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P059: “Rate and See” – a pilot evaluation of a short duration atrial fibrillation pathway linking the emergency department to specialty care

Published online by Cambridge University Press:  02 June 2016

A. Kwan
Affiliation:
Department of Emergency Medicine, Kelowna General Hospital, Kelowna, BC
F. Halperin
Affiliation:
Department of Emergency Medicine, Kelowna General Hospital, Kelowna, BC
N. Gorman
Affiliation:
Department of Emergency Medicine, Kelowna General Hospital, Kelowna, BC
L. Janicki
Affiliation:
Department of Emergency Medicine, Kelowna General Hospital, Kelowna, BC
L. Halperin
Affiliation:
Department of Emergency Medicine, Kelowna General Hospital, Kelowna, BC
D.R. Harris
Affiliation:
Department of Emergency Medicine, Kelowna General Hospital, Kelowna, BC

Abstract

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Introduction: Rapid atrial fibrillation (AF) and flutter remains a common cause of emergency department (ED) visits. Canadian guidelines recommend a rhythm control strategy for patients presenting to ED within 48 hours of arrhythmia onset or who are anticoagulated. However, up to 70% of patients spontaneously convert within 24 hours, mitigating the need for urgent cardioversion. Moreover, education, risk stratification, appropriate anticoagulation, and follow-up may be challenging in the ED setting. Therefore, direct and rapid linkage to an AF clinic was proposed to address these gaps in care. Methods: A pilot evaluation of a “Short Duration AF Pathway” was performed at Kelowna General Hospital, B.C., from June 2014 to Feb 2015. This care pathway–consisting of a treatment algorithm, ED order set, and referral process–was applied to patients with AF≤48 hours or those who were anticoagulated. Patients received initial rate control medication in the ED and were referred for reassessment in a collaborative cardiologist/nurse practitioner AF clinic and seen within 24 hours. Data was collected prospectively; descriptive statistics are presented. Results: Twenty patients were enrolled during the pilot period. Mean age was 69 (SD=10) years, 6/20 (30%) female, mean CHADS65 score 1.35 (SD=1.1), with 15/20 (75%) CHADS65 ≥ 1. On presentation, 4/20 (20%) were taking anticoagulants and 12/20 (60%) had an AF history. All 20 patients were assessed in the AF clinic within 24 hours of referral. Upon assessment in the AF clinic, 10/20 (50%) had spontaneously converted to sinus rhythm and 5/20 (25%) were electrically cardioverted at the first AF clinic visit. The remaining 5/20 (25%) of patients were reclassified as AF of uncertain duration; one was admitted to hospital, the other four had delayed electrical cardioversion. All patients received education related to AF. No adverse events or readmissions to the ED were reported and 100% of patients with CHADS 65≥1 had received appropriate anticoagulation. Conclusion: A “Short Duration AF Pathway” is a viable alternate approach to immediate cardioversion within the ED. Potential advantages include avoiding unnecessary cardioversion, providing patient education, accessing timely specialty care, and initiating anticoagulation where appropriate.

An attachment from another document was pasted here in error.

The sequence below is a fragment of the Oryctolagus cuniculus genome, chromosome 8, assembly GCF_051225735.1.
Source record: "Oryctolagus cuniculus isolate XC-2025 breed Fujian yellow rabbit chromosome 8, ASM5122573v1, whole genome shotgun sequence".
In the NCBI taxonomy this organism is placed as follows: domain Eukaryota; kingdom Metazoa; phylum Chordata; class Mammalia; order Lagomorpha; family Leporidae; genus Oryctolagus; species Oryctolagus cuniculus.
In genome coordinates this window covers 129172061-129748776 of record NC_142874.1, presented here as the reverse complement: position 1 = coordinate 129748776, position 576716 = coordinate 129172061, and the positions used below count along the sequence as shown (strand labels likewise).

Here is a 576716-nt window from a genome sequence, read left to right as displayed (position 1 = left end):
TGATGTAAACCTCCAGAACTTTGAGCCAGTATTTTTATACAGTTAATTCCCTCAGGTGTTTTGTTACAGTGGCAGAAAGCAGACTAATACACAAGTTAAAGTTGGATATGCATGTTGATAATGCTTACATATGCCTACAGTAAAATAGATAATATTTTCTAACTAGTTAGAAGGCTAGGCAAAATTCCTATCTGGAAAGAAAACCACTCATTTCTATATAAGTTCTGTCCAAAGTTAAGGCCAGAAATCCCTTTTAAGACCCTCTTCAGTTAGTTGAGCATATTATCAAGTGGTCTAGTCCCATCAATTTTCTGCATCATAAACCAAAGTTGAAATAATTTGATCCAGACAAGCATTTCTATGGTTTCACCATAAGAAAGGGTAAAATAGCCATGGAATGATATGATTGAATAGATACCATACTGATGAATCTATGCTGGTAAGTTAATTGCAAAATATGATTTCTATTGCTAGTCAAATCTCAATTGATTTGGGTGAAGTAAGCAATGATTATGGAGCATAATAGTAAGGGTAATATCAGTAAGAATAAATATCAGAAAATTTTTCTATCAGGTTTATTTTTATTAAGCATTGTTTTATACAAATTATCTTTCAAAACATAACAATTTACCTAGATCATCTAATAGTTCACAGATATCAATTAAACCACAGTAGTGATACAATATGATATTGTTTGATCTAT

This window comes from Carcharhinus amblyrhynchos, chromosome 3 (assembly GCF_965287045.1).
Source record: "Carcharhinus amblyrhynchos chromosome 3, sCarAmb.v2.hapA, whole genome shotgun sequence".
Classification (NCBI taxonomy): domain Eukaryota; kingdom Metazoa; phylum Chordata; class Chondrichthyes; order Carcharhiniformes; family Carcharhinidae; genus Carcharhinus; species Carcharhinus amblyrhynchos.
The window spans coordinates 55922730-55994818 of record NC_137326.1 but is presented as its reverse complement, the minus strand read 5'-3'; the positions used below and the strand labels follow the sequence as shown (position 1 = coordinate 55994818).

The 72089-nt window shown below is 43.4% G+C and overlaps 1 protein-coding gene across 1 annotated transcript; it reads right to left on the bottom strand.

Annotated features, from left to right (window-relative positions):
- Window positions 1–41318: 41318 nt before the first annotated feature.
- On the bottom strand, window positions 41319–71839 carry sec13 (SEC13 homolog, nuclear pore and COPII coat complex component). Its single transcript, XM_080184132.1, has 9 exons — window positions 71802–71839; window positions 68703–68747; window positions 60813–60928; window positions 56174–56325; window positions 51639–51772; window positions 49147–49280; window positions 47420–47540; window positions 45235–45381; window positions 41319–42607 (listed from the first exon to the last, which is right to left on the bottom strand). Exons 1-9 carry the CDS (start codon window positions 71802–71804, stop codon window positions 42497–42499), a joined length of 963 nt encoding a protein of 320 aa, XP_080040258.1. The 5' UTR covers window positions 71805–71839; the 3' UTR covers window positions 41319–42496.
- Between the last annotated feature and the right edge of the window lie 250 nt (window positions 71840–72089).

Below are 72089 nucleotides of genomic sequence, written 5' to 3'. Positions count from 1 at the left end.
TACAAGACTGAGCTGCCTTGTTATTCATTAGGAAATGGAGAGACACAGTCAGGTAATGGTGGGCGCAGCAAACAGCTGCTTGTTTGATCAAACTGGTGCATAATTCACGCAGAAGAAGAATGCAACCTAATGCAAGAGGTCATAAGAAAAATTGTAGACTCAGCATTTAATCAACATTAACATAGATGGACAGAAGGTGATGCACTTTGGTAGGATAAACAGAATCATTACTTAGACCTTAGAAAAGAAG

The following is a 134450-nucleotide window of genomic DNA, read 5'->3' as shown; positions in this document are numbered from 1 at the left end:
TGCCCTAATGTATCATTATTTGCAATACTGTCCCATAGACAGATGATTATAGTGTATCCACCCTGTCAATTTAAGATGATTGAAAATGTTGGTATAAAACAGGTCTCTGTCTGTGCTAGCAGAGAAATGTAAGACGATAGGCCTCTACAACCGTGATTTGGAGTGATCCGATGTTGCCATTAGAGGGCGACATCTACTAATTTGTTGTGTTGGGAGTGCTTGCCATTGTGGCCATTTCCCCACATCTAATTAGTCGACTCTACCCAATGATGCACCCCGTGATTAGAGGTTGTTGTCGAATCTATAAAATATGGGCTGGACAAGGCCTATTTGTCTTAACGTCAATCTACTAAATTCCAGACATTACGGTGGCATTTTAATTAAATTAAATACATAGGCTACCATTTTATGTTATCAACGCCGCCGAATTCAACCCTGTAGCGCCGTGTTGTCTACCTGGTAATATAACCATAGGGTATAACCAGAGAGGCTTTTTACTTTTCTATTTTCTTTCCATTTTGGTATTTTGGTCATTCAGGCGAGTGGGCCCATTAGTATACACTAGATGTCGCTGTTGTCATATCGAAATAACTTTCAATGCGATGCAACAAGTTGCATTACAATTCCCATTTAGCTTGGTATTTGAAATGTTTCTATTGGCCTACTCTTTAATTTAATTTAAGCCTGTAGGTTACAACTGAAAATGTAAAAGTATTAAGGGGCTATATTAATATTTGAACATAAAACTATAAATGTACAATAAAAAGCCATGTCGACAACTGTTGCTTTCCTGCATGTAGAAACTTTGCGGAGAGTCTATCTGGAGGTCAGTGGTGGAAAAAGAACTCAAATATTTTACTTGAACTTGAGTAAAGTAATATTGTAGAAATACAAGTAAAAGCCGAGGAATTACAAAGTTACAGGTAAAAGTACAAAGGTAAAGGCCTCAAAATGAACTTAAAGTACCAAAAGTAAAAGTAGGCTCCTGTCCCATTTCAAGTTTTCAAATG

Type
Posters Presentations
Copyright
Copyright © Canadian Association of Emergency Physicians 2016 
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